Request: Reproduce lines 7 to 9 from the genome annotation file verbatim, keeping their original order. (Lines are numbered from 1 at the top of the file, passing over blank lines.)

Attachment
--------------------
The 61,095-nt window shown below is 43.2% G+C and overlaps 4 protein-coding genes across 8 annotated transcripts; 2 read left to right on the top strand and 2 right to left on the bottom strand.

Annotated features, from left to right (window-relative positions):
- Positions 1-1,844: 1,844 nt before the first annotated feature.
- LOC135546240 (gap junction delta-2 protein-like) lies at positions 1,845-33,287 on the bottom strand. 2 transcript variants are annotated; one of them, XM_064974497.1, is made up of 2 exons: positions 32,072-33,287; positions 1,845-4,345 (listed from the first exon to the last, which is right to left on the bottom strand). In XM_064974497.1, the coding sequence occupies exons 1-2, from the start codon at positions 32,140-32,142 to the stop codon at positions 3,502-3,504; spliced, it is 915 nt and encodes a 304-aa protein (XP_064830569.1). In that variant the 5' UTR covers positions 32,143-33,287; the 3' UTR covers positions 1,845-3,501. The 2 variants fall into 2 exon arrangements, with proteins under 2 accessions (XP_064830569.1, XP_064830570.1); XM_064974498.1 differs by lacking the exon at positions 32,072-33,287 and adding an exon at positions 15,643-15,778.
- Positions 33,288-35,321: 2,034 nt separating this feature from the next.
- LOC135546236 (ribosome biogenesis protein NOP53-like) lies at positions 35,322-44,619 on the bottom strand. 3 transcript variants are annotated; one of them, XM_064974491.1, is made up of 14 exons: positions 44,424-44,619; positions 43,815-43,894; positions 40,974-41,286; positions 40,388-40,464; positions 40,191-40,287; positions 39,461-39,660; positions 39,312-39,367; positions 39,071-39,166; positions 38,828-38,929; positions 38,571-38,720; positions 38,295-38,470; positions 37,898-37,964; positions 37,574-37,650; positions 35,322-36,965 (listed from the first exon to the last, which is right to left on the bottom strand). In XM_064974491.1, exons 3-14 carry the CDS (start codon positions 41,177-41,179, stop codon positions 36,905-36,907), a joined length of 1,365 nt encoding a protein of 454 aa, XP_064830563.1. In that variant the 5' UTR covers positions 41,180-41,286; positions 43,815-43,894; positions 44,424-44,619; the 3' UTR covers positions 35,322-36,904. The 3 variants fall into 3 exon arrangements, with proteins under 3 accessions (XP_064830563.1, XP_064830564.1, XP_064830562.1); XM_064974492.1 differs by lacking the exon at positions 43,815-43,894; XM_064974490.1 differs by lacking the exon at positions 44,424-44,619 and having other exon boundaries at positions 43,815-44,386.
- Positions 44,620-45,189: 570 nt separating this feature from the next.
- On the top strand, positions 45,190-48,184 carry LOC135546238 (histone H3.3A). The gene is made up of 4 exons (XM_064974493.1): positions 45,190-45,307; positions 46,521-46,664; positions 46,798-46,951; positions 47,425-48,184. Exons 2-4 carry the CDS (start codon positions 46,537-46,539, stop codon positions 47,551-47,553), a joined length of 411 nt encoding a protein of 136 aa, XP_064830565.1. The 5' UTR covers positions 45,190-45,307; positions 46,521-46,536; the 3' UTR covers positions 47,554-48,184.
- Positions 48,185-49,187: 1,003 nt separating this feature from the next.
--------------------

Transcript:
- Positions 44,620-45,189: 570 nt separating this feature from the next.
- On the top strand, positions 45,190-48,184 carry LOC135546238 (histone H3.3A). The gene is made up of 4 exons (XM_064974493.1): positions 45,190-45,307; positions 46,521-46,664; positions 46,798-46,951; positions 47,425-48,184. Exons 2-4 carry the CDS (start codon positions 46,537-46,539, stop codon positions 47,551-47,553), a joined length of 411 nt encoding a protein of 136 aa, XP_064830565.1. The 5' UTR covers positions 45,190-45,307; positions 46,521-46,536; the 3' UTR covers positions 47,554-48,184.
- Positions 48,185-49,187: 1,003 nt separating this feature from the next.